Sunday, March 20, 2011

Souls in Pebbles (And the Angels That Shut My Mouth)

What’s more sacred—the painter or the painting? The poet or the poem? The singer or the song?

What empirical evidence do we have that God exists?

In An Altar in the World and its immediate prequel Leaving Church, with her crisp and compelling narrative voice, Barbara Brown Taylor conveys her earliest encounters with God, manifest and incarnate in the world around her.

Where and how does she meet the Presence with Reverence? In Leaving Church, she’s basking in a feral field, “happy on the black dirt,” so connected to the Creator-in-creation that “I cannot tell whether I am pressing down on the earth or the earth is pressing up on me.”

Her sensuous descriptions delight readers and defy logic. While she claims that she “had no religious language for what happened in that golden-lit field” nor “no picture in my mind of a fantastic-looking old man named God,” it’s obvious to her audience that she was born to a preacher’s poetics of a language that lights up pages and hearts with multiplying images of God, no matter how unconventional these might be.

In An Altar in the World, she’s resting on the deck in the middle of the night with nostrils full of coffee-and- tobacco-Daddy-smells, spellbound by the spangle of sky, studying the stars with a relational awe that strikes the core of us, and like our author, this first impression of infinity makes our stomachs flip.

In these passages, Taylor teaches us about an altar in the world, not an altar in the church. Taylor finds God on earth and in the heavens, not then, but now. She also feels reverent regarding “birth, death, sex, nature, truth, justice, and wisdom” and manages to throw in a line about pornography (in an analogy to define true reverence, mind you) and learning how to shoot and clean guns.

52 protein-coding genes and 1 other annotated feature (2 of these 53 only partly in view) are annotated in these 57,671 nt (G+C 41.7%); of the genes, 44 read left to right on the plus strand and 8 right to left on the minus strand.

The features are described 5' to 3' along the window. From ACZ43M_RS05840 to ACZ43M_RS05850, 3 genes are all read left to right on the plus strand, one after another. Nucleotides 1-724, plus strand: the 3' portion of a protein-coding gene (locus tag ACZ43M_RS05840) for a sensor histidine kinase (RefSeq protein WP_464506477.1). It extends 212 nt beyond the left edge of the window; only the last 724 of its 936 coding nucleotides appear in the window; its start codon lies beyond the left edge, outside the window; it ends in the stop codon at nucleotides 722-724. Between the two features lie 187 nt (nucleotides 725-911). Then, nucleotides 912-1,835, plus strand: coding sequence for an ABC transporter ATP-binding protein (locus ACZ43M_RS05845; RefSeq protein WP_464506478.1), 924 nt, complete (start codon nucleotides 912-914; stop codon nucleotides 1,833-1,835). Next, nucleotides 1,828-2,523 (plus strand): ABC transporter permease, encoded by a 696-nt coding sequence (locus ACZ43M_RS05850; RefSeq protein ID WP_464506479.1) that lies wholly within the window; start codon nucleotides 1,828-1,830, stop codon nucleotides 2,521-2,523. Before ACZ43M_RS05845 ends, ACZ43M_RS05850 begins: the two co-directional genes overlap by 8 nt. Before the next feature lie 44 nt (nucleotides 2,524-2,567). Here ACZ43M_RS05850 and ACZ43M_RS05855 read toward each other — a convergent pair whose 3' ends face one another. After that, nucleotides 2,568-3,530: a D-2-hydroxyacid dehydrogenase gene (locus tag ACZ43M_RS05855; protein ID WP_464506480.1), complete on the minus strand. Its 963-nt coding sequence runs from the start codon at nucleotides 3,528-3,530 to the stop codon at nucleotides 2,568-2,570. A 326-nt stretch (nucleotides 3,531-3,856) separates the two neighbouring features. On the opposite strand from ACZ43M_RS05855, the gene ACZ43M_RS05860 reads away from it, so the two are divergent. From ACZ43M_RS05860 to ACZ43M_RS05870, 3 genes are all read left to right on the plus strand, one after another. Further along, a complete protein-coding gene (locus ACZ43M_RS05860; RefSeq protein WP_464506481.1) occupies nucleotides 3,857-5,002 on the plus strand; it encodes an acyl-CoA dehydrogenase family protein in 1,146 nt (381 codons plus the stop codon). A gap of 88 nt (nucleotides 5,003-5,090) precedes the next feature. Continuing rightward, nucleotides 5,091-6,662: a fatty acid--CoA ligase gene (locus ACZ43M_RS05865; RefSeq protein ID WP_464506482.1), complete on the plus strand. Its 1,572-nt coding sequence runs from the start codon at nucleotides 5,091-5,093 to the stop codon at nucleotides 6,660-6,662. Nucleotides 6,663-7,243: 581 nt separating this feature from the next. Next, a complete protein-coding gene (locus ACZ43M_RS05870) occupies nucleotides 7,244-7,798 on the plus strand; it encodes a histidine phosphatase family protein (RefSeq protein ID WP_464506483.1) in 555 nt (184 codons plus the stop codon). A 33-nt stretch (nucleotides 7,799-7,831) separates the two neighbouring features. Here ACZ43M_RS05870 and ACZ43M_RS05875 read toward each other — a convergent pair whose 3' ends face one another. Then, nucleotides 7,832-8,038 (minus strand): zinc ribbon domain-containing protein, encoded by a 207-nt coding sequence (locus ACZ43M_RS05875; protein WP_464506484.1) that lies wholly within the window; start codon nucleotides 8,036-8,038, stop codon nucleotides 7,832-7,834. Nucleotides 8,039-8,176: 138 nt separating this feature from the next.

Such exuberant shattering naturalistic earthy immanence shakes me because of how accurately it corresponds to my own experience, but in reading this, I am also confronted with another unraveling revelation. In this entire second chapter, she never references the person of Jesus directly, except in the Eucharist bread and in the tiny reverence for a hazelnut of Julian of Norwich’s vision. God never gets too anthropomorphic. Polymorphic would be more accurate. Is this a pagan priestess or a Christian (former) priest we’re listening to?

So the God that Taylor touches in “night skies, oceans, thunderstorms, deserts, grizzly bears, earthquakes, and rain swollen rivers” is the God of the Bible and not of some New Age-Tree-Hugging-Hippy Occult or of some Pantheist, Buddhist, or Taoist perspective? Is this Bible-based-Jesus-loving Christianity or Yoda-and-The Force or the blue-bodied-3D-magical-mystery-tour of the movie Avatar?

While Taylor does talk about Moses, she’s more interested in the burning bush. The burning bush brings God into focus, breaks our routine, and forces “a time-out.” Taylor’s burning bush is a golden garden. What was yours? Do you remember it? Do you want to write, paint, or sing it out? Is God-in-nature? Or in your heart-and-mind? Does God have a face or facial hair? Is God masculine or feminine? Or both and neither?